Re: SH 17 +carbon/kevlar

Posted by LeeG on Jan 26, 2006

I went through a few permutations of trying out kevlar, polyester, carbon, s-glass and e-glass on kayaks. What I found out is that how you apply epoxy makes the biggest difference. If you put a lot of some kind of cloth it weighs more than if you put a little. If you have a lot of some cloth then things are very strong and heavy,,but there's some spot that needs repairing anyway and it's not related to ultimate strength failures. Carbon and plywood is a weird combination. I've seen some tests that showed it resulting in a weaker panel than the same weight of glass because the wood failed at the carbon/wood boundary sooner than the wood itself would fail because the two materials are so dissimilar. It's not like making a laminate where the carbon is the dominant structural material and it can all fail together. I have used carbon over a rudder spindle hole where the end pour/wood was cracking, essentially replicating a metal rudder mount. I could see making a carbon rib with unidirectional tape then covering that with a larger piece of cloth,,,but a strip of 4mm ply tapered and covered with light cloth would work as well. I put 2" 10oz. unidirectional carbon along the keeline of a Northbay and wrapped it over the ends,,it looked neat and made for a VERY HARD surface. But used a lot of epoxy doing so. With 4oz glass over the entire hull and deck with some 1 1/2" kevlar tape on the inside keeline it looked slick,,,but really only added ridiculous strength in a 1 1/2" wide strip that is already way strong. I could have put another layer of 4oz over the entire bottom and had a more useful application of epoxy. Not to discourage you from having a good time. Make some test panels, see how the stuff breaks and use it. Running a length of the carbon and kevlar along the underside of the foredeck would be cool. You could stand on it afterwards.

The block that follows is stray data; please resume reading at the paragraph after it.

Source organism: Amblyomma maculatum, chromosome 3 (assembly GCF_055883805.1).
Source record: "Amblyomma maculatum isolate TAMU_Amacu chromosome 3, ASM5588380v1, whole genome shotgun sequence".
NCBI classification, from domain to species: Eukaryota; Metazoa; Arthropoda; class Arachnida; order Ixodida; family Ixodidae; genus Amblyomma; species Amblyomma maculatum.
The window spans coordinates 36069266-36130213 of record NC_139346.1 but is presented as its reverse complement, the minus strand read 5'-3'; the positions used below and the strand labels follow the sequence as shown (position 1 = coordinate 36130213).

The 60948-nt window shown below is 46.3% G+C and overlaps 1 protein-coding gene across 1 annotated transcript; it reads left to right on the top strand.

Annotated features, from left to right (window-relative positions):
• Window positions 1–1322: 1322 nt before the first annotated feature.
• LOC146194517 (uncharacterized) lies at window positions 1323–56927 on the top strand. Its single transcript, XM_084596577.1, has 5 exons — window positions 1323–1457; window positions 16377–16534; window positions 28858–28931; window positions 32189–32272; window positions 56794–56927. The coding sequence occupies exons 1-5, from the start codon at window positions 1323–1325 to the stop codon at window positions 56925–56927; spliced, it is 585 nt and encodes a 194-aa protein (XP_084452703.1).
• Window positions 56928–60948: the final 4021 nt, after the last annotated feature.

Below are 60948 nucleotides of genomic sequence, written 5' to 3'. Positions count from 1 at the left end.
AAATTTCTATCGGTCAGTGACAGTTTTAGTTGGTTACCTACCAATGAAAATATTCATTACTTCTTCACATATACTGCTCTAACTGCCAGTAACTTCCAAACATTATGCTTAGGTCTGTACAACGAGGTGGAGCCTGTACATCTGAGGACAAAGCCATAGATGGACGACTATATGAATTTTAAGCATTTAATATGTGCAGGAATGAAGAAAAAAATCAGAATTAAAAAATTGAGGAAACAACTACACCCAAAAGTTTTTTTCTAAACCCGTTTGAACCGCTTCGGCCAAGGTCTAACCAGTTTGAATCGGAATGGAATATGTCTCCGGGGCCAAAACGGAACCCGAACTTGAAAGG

In Response to: Re: SH 17 +carbon/kevlar by Bob on Jan 26, 2006


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